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ON THE REVERINCE FOR THE SIGN OF THE CROSS. [Newspaper Article] — The Sacred Heart Review — 8 December 1888
ON THE REVERINCE FOR THE SIGN OF THE CROSS. Too much importance cannot !&gt;j attached to the necessity of making this sacred sign with reverence and devotion. Any Catholic who with love performs this simple act of piety, will soon see its excellent effects, and we propose ii: to all as one of the easiest and most efficacious means of sanctifying the day. It is necessary to be very careful never to make the sign of the Cross badly —that is, to make it from habit without thinking of it, and when laughing, or to make it in haste without taking the trouble to move the right hand from the forehead to the breast, and from the left shoulder to the right. It is not necessary every time you cross yourself to say "In the name of the Father," &amp;c. ; it is good and beneficial to repeat this invocation, but it is both useful and holy to cross yourself without saying anything. Nothing is more edifying than to see a Christian make the sign of the Cross with care and reverence a...
ADVENT. [Newspaper Article] — The Sacred Heart Review — 8 December 1888
ADVENT. "The advent or coming of Jesus," says St. Bernard, "is threefold, because He comes in three different times and in three different ways. In the first coining. He comes in the flesh and in weakness; in the second, lie comes in spirit and in power; in the third, He comes in glory and in majesty ; and the second coining is the means whereby we pass from the first to the third." "There are three comings of our Lord," says Peter of Blois ; "the first in the flesh, the second in the soul, the third at the judgment." The first was at midnight, according to those words of the Gospel : "At midnight there was a cry made, ' Lo, the Bridegroom cometh."' But this first coming is long since past, for Christ has been seen on the earth and lias conversed among men. We are now in the second coming, provided only that our dispositions are such that He may come to us ; for lie has said that "if we love Hi in. Jle ■will come unto us and will take up His abode with us." So that this second comin...
Page 3 Advertisements Column 2 [Newspaper Article] — The Sacred Heart Review — 8 December 1888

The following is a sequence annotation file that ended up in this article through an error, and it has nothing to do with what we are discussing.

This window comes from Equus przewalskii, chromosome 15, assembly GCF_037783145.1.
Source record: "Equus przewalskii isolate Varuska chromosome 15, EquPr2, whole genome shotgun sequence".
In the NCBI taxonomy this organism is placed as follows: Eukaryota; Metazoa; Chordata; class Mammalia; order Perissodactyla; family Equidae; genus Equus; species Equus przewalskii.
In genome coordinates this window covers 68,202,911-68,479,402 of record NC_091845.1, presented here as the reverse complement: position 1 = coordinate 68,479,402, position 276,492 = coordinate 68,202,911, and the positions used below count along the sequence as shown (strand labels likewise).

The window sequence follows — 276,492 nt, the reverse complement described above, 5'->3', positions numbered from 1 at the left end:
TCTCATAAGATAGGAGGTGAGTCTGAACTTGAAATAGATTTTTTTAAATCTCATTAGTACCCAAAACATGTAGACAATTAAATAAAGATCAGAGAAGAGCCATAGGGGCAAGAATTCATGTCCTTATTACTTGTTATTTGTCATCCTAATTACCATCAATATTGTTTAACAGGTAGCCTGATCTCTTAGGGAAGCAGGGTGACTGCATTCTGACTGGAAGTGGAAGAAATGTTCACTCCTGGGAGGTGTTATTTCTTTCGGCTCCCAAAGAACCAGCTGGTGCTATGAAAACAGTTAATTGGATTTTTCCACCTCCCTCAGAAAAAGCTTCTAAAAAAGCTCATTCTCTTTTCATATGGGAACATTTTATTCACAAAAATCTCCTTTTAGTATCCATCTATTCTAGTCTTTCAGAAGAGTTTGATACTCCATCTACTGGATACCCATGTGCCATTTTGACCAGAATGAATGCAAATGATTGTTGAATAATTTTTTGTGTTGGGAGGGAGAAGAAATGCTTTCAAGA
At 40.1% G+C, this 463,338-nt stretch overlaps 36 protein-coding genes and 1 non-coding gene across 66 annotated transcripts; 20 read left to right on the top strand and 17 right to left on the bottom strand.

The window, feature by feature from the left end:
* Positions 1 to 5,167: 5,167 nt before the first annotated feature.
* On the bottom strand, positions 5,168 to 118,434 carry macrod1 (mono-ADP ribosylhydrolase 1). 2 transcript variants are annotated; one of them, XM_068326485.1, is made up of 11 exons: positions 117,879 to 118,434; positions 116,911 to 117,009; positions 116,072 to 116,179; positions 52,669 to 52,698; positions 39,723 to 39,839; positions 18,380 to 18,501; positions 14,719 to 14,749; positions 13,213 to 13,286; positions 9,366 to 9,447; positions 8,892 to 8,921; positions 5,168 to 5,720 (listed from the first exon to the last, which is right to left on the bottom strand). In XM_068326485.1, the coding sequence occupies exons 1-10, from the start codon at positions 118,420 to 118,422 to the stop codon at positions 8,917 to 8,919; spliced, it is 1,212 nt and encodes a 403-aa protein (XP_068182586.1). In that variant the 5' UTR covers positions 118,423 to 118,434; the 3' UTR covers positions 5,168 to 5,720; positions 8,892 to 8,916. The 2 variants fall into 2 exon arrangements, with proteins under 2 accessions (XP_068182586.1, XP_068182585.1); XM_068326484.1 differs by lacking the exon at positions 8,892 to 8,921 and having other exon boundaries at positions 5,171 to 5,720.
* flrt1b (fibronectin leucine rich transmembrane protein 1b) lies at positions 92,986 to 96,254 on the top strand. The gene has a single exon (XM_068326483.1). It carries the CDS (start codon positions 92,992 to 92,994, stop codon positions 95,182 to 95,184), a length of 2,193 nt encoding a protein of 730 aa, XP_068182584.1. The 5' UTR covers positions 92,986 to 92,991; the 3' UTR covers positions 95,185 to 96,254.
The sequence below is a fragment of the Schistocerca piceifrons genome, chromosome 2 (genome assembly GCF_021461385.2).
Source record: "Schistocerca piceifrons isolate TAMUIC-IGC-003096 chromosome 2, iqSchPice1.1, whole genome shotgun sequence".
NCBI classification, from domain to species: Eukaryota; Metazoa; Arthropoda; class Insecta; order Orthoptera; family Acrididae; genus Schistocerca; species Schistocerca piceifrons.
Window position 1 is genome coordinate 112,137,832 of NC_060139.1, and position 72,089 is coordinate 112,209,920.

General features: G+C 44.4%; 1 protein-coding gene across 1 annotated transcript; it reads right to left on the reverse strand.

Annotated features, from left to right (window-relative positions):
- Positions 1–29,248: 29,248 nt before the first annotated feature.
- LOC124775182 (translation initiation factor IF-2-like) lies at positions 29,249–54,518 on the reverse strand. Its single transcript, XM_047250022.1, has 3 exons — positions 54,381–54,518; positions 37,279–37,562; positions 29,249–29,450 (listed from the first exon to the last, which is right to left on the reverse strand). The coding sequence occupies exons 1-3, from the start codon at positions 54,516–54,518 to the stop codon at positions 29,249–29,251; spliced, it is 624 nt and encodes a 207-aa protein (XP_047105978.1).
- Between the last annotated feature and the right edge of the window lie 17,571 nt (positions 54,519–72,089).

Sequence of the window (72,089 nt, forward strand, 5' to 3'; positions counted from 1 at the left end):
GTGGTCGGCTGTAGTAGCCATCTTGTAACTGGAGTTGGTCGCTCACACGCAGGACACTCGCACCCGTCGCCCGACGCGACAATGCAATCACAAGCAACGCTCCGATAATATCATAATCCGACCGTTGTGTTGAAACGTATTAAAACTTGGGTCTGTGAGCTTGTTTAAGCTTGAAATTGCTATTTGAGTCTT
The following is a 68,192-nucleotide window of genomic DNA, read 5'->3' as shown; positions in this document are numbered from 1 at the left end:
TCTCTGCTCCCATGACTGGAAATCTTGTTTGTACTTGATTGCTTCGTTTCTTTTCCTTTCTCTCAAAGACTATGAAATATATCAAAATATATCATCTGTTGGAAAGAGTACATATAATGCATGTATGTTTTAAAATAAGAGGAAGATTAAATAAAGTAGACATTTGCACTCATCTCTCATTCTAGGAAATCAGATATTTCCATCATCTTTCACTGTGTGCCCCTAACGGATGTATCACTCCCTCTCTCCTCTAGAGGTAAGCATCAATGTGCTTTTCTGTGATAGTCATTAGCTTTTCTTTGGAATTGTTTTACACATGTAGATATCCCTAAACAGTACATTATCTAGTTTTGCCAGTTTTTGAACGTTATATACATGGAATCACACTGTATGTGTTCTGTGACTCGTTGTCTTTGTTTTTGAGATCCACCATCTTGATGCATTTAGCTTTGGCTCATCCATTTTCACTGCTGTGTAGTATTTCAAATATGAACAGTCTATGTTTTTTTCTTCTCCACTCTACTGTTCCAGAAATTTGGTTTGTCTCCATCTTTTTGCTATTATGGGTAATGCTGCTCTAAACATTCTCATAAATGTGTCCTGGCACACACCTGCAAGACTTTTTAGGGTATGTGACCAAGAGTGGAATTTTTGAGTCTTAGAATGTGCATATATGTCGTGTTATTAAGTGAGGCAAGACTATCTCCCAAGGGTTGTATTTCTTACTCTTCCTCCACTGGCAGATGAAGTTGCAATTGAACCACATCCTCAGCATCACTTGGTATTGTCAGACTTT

■— FREE A $5.00 Rug given to those who purchase $50.00 worth of carpetings, ; a t:^:tz.' s _. k „f 1 Wiltons Prices $1.50 to $3.00 Moquetts 1.00 to 1.85 Velvets .85 to 1.65 Brussels .75 to 1-50 Tapestries .45 to 1.00 Extra Supers .50 to .85 Oil Cloths .20 to 1.50 Send for Samples. THOS. O'CALLAGrHAN &amp; CO., Wholesale and Retail, 597,599 &amp;. 601 WASHINGTON ST., Telephone 2577. Boston. S. fl. miTC. ELL, Successor to J. G. Ferguson, BREAD, CAKE AND PIE BAKER, 79 and 134 Cambridge St., E. Cambridge.
OUR OBJECT. [Newspaper Article] — The Sacred Heart Review — 8 December 1888
OUR OBJECT. To gather and publish every week 1. What the best writers, Protestant and Catholic, have written regarding the labors of the Church to elevate and improve man's condition. 2. What has been written to explain, illustrate and defend the doctrines, devotions and practices of the Church. To answer questions on these topics.
OUR STAFF. [Newspaper Article] — The Sacred Heart Review — 8 December 1888
OUR STAFF. ASSISTANT editors. The following graduates of the Advanced Class were chosen to aft as assistant editors of The Sacred Heart Review during the coming year: Class of '85—Nellie Regal, Lydia Cjllier, Etta Mclntire, Annie McCarthy, Mary McNally. Class of '86—Carrie Collier, Winnie Kins!ey, Dennis Murphy, Joseph Gaham. Class of '87—Katie White, Nellie Callaghan, Julia Buckley, Andrew Nolan, William Murray. Class of '88—Mary Boyle, Annie Toner, Edward Graham, James O'Connell. CORRESPONDENTS. The following graduates were chosen to act as correspondents : Class of '85—Mary Carmichael, Minnie Mclntire, Minnie Barry, Nellie McGuinness, Nora O'Connell. Class of '86—Katie Barry, Rose O'N'cil. Class of '87—Mary Reardon, Mary Lawless, Lucy Hurley, Sarah Morrissey, Mary Cronin. Class of '83—Maggie Shea, Annie Cullin, Rose Callagher, Joseph Baldwin, Thomas Quinn.—Under the direction of Rev. John D. Cy bert.
PROTESTANTISM AND CHRISTIAN ART. [Newspaper Article] — The Sacred Heart Review — 8 December 1888
PROTESTANTISM AND CHRISTIAN ART. Protestantism presents no types of Christian art. It has destroyed the types of the past. It excludes as legendary all the most beautiful histories of the early saints ; it has quenched all sympathy for the favorite themes of mediaeval painting—the Fathers of the Desert, St. Benedict, and the great monastic heroes, and, still more, the inspirer and the maturer of art and its poetry, the glorious St. Francis of Assissium. And as to the present it allows no communion with saints in heaven, and .consequently no interests in having their effigies before our eyes, no loving intercourse with blessed spirits, and therefore no right to bring them visibly in action ; all testacy, supernatural contemplation, vision, and rapturous prayer, with all the approach to heavenly expression that earth can give ; all miracles ami marvellous occurrences, with the store of incidents which they supply ; all mingling, in any one scene, of the living and the blessed, the pas...
Correspondence Column. [Newspaper Article] — The Sacred Heart Review — 8 December 1888